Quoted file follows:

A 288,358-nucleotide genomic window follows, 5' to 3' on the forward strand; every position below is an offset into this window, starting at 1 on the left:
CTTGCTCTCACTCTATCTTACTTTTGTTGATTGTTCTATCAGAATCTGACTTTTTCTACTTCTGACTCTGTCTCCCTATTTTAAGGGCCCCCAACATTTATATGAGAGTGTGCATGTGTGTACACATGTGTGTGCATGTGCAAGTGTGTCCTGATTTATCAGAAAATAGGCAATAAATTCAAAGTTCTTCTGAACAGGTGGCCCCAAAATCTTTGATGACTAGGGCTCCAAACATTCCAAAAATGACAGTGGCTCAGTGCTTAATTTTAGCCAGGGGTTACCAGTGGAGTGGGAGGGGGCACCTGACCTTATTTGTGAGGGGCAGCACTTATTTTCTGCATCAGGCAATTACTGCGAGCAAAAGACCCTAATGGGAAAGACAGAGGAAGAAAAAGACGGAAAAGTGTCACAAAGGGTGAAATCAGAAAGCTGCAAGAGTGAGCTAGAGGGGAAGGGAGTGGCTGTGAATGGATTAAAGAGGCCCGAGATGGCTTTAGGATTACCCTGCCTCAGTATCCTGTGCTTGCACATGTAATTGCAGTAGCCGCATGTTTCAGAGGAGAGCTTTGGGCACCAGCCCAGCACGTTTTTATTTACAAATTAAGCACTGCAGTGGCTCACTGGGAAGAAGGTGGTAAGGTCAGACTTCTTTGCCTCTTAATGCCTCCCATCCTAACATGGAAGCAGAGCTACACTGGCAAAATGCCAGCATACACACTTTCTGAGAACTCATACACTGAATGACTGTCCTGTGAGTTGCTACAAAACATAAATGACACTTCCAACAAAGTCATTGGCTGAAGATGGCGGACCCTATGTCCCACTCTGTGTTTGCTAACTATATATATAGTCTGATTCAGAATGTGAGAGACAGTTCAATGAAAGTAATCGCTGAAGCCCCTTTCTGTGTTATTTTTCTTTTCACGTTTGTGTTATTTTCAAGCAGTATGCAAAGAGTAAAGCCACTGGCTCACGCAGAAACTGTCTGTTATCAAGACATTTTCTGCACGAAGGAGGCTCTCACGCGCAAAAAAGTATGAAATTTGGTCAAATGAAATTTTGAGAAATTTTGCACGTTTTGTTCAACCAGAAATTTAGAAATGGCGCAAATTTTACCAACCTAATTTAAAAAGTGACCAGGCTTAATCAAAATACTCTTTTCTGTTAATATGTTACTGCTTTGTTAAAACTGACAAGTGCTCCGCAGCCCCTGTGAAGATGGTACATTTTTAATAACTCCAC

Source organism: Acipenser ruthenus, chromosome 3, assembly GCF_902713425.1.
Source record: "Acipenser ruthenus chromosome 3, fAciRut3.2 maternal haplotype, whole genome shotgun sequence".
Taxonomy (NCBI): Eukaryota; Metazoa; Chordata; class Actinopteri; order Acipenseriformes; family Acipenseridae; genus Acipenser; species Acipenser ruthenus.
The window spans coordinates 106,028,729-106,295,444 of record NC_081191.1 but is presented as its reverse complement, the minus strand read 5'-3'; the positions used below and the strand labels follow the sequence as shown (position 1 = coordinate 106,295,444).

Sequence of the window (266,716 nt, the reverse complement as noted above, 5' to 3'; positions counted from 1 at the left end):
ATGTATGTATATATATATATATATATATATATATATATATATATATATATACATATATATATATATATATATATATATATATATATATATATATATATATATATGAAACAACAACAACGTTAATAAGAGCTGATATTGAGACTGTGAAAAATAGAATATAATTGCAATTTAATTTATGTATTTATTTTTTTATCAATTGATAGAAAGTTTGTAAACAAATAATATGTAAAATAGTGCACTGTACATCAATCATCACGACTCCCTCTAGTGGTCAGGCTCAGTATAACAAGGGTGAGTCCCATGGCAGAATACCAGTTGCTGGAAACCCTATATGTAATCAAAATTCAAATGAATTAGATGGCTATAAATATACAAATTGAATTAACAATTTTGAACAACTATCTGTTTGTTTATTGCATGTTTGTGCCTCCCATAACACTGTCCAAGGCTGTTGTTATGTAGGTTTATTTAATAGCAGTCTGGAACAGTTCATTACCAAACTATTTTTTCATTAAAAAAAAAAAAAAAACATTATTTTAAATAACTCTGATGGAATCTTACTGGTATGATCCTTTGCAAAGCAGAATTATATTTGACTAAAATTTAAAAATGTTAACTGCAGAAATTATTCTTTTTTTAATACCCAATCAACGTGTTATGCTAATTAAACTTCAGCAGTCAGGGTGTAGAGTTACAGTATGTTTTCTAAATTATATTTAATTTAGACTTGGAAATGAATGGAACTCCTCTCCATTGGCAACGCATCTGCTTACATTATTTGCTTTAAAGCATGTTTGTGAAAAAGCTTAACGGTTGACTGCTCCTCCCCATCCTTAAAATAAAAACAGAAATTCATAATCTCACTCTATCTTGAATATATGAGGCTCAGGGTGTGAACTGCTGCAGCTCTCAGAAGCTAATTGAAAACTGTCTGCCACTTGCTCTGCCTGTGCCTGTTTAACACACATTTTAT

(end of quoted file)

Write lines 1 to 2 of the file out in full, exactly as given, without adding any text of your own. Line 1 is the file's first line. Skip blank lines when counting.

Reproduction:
A 288,358-nucleotide genomic window follows, 5' to 3' on the forward strand; every position below is an offset into this window, starting at 1 on the left:
CTTGCTCTCACTCTATCTTACTTTTGTTGATTGTTCTATCAGAATCTGACTTTTTCTACTTCTGACTCTGTCTCCCTATTTTAAGGGCCCCCAACATTTATATGAGAGTGTGCATGTGTGTACACATGTGTGTGCATGTGCAAGTGTGTCCTGATTTATCAGAAAATAGGCAATAAATTCAAAGTTCTTCTGAACAGGTGGCCCCAAAATCTTTGATGACTAGGGCTCCAAACATTCCAAAAATGACAGTGGCTCAGTGCTTAATTTTAGCCAGGGGTTACCAGTGGAGTGGGAGGGGGCACCTGACCTTATTTGTGAGGGGCAGCACTTATTTTCTGCATCAGGCAATTACTGCGAGCAAAAGACCCTAATGGGAAAGACAGAGGAAGAAAAAGACGGAAAAGTGTCACAAAGGGTGAAATCAGAAAGCTGCAAGAGTGAGCTAGAGGGGAAGGGAGTGGCTGTGAATGGATTAAAGAGGCCCGAGATGGCTTTAGGATTACCCTGCCTCAGTATCCTGTGCTTGCACATGTAATTGCAGTAGCCGCATGTTTCAGAGGAGAGCTTTGGGCACCAGCCCAGCACGTTTTTATTTACAAATTAAGCACTGCAGTGGCTCACTGGGAAGAAGGTGGTAAGGTCAGACTTCTTTGCCTCTTAATGCCTCCCATCCTAACATGGAAGCAGAGCTACACTGGCAAAATGCCAGCATACACACTTTCTGAGAACTCATACACTGAATGACTGTCCTGTGAGTTGCTACAAAACATAAATGACACTTCCAACAAAGTCATTGGCTGAAGATGGCGGACCCTATGTCCCACTCTGTGTTTGCTAACTATATATATAGTCTGATTCAGAATGTGAGAGACAGTTCAATGAAAGTAATCGCTGAAGCCCCTTTCTGTGTTATTTTTCTTTTCACGTTTGTGTTATTTTCAAGCAGTATGCAAAGAGTAAAGCCACTGGCTCACGCAGAAACTGTCTGTTATCAAGACATTTTCTGCACGAAGGAGGCTCTCACGCGCAAAAAAGTATGAAATTTGGTCAAATGAAATTTTGAGAAATTTTGCACGTTTTGTTCAACCAGAAATTTAGAAATGGCGCAAATTTTACCAACCTAATTTAAAAAGTGACCAGGCTTAATCAAAATACTCTTTTCTGTTAATATGTTACTGCTTTGTTAAAACTGACAAGTGCTCCGCAGCCCCTGTGAAGATGGTACATTTTTAATAACTCCAC